Under the circumstances of this case, it is doubtful that the prosecutor's saying “Defendant's Story Is a Lie” and “People Lie When They Are Guilty” qualified as prejudicial within the meaning of OCGA § 17-8-75. The slides reflected evidence that the prosecutor expected to (and ultimately did) get admitted during the trial and argument that would be (and ultimately was) properly made during closing argument, so the same information later reached the jury appropriately. In any event, however, reversal is not required, because it is highly probable that any error did not contribute to the verdict. See O'Neal, 288 Ga. at 223 (explaining that harmless error analysis applies to alleged violations of OCGA § 17-8-75); Walker v. State, 281 Ga. 521, 524 (640 S.E.2d 274) (2007) (same). The trial court twice instructed the jury that opening statements are not evidence. And in addition to Dolphy's shifting stories, the other evidence of his guilt was strong, including eyewitness testimony, the blood trail at the crime scene that DNA testing showed belonged to Dolphy, and the autopsy results showing that Drummond was shot ten times from behind. “All things considered, including the strength of the State's evidence in this case, we conclude that it is highly probable that the trial court's [alleged] error in failing to comply with OCGA § 17-8-85 did not contribute to the verdicts.” Arrington v. State, 286 Ga. 335, 346 (687 S.E.2d 438) (2009).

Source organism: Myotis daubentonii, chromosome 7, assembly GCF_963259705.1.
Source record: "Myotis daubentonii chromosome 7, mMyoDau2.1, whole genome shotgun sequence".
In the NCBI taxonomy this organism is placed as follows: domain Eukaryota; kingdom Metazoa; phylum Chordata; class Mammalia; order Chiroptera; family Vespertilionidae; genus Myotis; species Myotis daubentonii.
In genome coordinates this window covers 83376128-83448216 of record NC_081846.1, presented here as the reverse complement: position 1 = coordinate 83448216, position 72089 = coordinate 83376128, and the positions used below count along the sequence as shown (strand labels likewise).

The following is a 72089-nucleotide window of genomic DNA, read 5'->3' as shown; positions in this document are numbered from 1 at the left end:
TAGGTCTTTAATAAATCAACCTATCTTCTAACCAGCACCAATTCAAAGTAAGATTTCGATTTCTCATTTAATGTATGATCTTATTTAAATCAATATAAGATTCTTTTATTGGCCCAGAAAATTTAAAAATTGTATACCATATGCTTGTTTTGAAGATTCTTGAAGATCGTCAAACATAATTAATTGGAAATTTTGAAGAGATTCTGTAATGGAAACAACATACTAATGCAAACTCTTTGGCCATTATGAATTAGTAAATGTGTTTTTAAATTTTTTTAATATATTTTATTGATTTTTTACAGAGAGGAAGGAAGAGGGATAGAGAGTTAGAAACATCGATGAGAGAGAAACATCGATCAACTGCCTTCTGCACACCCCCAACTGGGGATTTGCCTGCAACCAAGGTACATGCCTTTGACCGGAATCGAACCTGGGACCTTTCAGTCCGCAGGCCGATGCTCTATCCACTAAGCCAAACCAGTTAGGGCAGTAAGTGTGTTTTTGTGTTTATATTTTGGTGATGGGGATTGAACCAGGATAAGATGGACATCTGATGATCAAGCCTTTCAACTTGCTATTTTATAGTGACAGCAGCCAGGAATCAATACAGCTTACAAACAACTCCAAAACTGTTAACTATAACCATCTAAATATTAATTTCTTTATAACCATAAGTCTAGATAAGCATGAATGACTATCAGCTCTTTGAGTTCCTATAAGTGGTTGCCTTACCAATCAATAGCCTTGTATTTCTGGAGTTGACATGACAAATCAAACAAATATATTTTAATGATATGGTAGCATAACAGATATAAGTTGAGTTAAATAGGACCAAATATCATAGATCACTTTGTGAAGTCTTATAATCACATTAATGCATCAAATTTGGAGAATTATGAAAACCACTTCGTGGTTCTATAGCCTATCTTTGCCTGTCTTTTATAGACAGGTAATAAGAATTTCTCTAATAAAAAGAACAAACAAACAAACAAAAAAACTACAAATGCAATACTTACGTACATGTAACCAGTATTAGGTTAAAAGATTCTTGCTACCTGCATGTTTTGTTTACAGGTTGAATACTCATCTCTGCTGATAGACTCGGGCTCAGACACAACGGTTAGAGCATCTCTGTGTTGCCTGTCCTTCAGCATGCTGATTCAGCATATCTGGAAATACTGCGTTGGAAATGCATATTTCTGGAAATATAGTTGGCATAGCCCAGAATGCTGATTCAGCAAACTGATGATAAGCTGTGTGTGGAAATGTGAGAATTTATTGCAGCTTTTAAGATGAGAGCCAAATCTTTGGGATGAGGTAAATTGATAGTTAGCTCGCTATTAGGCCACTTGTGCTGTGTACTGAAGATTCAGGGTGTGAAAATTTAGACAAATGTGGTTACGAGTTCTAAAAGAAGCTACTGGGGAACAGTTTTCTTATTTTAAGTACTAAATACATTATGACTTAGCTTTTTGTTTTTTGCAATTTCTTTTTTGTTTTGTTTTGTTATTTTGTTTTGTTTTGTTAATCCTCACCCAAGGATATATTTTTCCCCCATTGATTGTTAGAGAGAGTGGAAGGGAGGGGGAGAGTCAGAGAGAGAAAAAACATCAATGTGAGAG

3. The State requested the pattern jury charge on voluntary manslaughter involving mutual combat, and Dolphy objected on the ground that the charge was likely to confuse the jury. The trial court denied the objection and gave the charge, but the court made a slip of the tongue when reading it to the jury, substituting “such” for “some” in a lengthy instruction on mutual combat:
Mutual combat occurs when there is combat between two persons as a result of a sudden quarrel or such circumstances as indicate a purpose, willingness, and intent on the part of both to engage mutually in a fight․
If you find that there was a mutual intention on the part of both the deceased and the defendant to enter into a fight or mutual combat and that under these circumstances the defendant killed the deceased, then ordinarily such killing would be voluntary manslaughter, regardless of which party struck the first blow or fired the first shot.